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Genuine Curiosity

Author Dwayne Melancon is always on the lookout for new things to learn. An ecclectic collection of postings on personal productivity, travel, good books, gadgets, leadership & management, and many other things.


A fresh take on the theory of constraints (TOC)

On my flight home yesterday, I wanted to reconnect with the Theory of Constraints (TOC) for a project I'm working on and decided to re-read "Critical Chain" by Eliyahu Goldrat.

A few days ago, I posted some thoughts about TOC along with a recommended reading list I built on Amazon. However, after revisiting Critical Chain, I've decided I want to modify my "first book to read" recommendation.

If you want to get indoctrinated into the Theory of Constraints, start with Critical Chain. It presents a concise, very readable, and very applicable primer on TOC and shows how the thinking processes of TOC can be applied to many different personal and business situations.

Essentially, it's about how productivity of an overall system is governed by its weakest link. It discusses how to systematically identify the weak link (the constraint), exploit the constraint to make it as efficient and productive as possible, subordinate all other activities so they never outpace the constraint, then elevating the constraint to improve its capacity.

As you continue to elevate the constraint, you reach a point where you see no top level system benefit from improving the constraint. This indicates that that particular process/activity is no longer the weakest link, so you start over again.

I got energized reading this - why not give it a whirl yourself?

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Cosmic nudging

OK, so stick with me on the following sequence:

  1. A couple of days ago, Bren (Slacker Manager) wrote about a "cosmic nudge" that caused him and me to listen to the same audio book at about the same time. 
  2. Today, I found out that my friend Gene Kim just finished reading the same book, "Leadership and Self Deception."
  3. Today, I re-read Bren's post and noticed that he also mentioned Eli Goldratt, of whom I'm a huge fan (I've read all of his books, along with related works).
  4. Even freakier: as part of some research and "evangelization" of IT best practices we're working on, the aforementioned Gene Kim talked with Goldratt a few months ago
  5. Here's where the nudge comes to fruition: I've had an article on Goldratt fermenting in my drafts folder for about 6 weeks, but haven't gotten around to finishing it up.

Consider me nudged. Here is the article, in all its obtuse glory:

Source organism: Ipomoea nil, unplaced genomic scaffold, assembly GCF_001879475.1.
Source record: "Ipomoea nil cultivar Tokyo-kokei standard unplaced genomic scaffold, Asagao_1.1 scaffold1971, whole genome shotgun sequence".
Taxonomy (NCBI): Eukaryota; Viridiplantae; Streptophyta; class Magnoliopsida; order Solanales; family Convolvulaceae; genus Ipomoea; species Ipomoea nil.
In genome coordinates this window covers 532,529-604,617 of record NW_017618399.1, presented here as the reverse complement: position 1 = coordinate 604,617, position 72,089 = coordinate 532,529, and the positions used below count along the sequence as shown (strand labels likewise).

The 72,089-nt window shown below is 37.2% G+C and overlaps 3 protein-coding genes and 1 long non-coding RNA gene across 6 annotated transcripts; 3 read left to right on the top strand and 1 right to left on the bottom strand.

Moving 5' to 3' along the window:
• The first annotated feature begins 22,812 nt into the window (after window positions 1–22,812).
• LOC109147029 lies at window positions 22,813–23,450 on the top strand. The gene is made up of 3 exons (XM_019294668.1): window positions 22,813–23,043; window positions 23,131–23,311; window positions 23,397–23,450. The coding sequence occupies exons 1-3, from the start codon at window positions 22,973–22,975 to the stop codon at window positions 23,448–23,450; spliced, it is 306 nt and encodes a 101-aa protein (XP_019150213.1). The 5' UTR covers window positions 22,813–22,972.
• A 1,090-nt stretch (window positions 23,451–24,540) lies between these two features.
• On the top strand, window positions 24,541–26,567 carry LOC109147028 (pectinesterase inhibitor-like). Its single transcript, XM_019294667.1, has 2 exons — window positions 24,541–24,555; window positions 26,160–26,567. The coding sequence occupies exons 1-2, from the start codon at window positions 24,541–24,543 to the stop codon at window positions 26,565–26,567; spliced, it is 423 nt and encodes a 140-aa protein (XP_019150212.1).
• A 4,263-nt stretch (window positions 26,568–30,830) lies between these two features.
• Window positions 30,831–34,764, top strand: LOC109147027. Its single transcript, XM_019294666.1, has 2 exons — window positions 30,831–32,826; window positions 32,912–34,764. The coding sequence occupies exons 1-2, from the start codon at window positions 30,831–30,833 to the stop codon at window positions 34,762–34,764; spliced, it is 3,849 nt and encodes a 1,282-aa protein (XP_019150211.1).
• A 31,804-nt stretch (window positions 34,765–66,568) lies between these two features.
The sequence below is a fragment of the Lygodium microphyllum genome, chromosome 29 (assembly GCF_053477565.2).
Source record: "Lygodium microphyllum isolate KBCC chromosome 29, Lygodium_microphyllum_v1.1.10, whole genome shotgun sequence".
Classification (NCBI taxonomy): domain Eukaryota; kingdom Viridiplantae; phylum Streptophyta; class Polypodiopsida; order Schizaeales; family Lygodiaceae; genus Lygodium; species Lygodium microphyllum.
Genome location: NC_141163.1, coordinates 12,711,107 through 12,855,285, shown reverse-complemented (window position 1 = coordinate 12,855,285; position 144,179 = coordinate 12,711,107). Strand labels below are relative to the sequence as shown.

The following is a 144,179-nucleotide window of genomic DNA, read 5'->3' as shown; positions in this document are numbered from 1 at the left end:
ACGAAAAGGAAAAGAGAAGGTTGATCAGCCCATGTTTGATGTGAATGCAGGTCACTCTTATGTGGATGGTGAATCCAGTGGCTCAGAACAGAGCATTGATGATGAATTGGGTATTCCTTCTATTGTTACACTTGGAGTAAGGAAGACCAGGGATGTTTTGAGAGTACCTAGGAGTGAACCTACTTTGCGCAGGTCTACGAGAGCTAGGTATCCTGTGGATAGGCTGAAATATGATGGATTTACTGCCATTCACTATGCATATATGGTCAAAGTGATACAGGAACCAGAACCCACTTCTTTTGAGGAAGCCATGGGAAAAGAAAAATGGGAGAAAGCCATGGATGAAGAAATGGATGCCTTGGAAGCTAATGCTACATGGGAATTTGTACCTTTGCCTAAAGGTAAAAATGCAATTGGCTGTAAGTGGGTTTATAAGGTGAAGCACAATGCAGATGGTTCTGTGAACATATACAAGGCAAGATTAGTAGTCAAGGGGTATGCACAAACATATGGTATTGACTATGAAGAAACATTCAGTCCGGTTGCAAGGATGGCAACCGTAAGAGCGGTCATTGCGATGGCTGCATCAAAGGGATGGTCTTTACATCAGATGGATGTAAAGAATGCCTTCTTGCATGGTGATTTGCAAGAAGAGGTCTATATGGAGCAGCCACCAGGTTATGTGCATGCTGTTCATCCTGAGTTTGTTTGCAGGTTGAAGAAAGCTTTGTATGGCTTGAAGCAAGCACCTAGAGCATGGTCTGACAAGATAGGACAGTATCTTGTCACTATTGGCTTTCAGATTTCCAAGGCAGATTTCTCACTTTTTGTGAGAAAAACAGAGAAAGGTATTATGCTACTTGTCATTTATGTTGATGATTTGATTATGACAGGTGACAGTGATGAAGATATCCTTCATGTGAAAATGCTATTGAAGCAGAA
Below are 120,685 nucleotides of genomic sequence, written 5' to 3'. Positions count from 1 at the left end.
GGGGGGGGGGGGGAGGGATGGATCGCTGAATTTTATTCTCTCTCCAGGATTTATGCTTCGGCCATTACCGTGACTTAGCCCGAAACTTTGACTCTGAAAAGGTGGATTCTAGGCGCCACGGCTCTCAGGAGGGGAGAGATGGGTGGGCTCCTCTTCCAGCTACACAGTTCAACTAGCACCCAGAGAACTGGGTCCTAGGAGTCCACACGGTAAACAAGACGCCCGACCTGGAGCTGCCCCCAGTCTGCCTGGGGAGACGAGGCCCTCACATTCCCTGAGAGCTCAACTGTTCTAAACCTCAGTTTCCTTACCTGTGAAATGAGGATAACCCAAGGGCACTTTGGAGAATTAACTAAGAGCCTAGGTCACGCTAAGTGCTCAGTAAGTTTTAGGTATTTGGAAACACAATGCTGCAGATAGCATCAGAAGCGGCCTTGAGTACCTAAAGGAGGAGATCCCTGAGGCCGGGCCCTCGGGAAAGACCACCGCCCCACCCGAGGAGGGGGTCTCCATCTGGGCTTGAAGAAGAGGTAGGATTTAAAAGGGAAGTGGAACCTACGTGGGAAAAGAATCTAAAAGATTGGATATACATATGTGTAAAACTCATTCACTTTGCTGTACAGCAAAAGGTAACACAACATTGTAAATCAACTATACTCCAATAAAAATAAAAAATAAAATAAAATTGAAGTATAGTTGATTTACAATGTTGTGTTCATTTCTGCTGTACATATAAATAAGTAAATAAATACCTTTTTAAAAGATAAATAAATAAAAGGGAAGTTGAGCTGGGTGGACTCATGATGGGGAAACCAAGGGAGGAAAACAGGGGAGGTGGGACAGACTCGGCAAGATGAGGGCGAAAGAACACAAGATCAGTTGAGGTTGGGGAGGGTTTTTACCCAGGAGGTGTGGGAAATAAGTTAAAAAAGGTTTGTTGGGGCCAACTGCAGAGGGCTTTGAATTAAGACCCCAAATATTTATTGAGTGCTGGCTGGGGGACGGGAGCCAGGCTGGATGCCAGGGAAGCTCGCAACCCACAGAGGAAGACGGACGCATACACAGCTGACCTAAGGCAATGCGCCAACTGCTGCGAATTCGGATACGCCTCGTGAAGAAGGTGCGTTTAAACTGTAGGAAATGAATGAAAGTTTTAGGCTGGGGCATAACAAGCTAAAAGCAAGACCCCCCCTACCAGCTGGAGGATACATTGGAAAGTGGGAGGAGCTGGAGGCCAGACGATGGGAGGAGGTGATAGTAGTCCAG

Back in the 80's, I read a book called "The Goal" by Eliyahu Goldratt. It is a "business novel" used to discuss Goldratt's "Theory of Constraints" model for productivity and throughput (keep in mind, this is not about individual throughput - rather, it's about the throughput of systems and processes).

Goldratt's theory (called TOC by us fans) is very complex, and was originally written about in very sterile, technical papers. It was geared toward optimizing manufacturing processes, but Goldratt recognized that it had applicability in many other aspects of business.

Back when Goldratt began writing about this stuff, he held what were considered to be contrarian views about process optimization, inventory, and other aspects of manufacturing resource planning. I found his analysis and premises to be very intriguing and, even though I'm a software guy and not a manufacturing person, in the last 20 years or so I have found that his concepts apply to lots of other contexts if you squint just right.

For example, one of the core assertions of Goldratt is that achieving "local optima" within a system will not optimize the system's throughput. Instead, you have to find the system's constraint (or bottleneck) and elevate it by subordinating all other parts of the system to the constraint.

The premise: throughput of the system can never exceed the capacity of the bottleneck, so what's the point in optimizing the usage of non-bottleneck resources?

Goldratt's principle follows a methodical approach to resolve constraints, at which point you always uncover another bottleneck. So, the cycle repeats as each bottleneck is discovered and resolved.

You can adapt this philosophical approach to many things, such as personal workflow - at any given time, there is probably one key bottleneck preventing you from optimizing your effectiveness. Focus on it and subordinate all other activities until it's resolved, then rinse and repeat.

If you are a GTD follower, your constraint is probably one of your next actions that you've either neglected or have failed to articulate. OK, so maybe I'm stretching it a bit, but I'm one of those people who looks for patterns all over the place (which, of course, means I find them).

If you're interested in more about the Theory of Constraints, check out this link to my top 8 list of TOC books, listed in the order I recommend.

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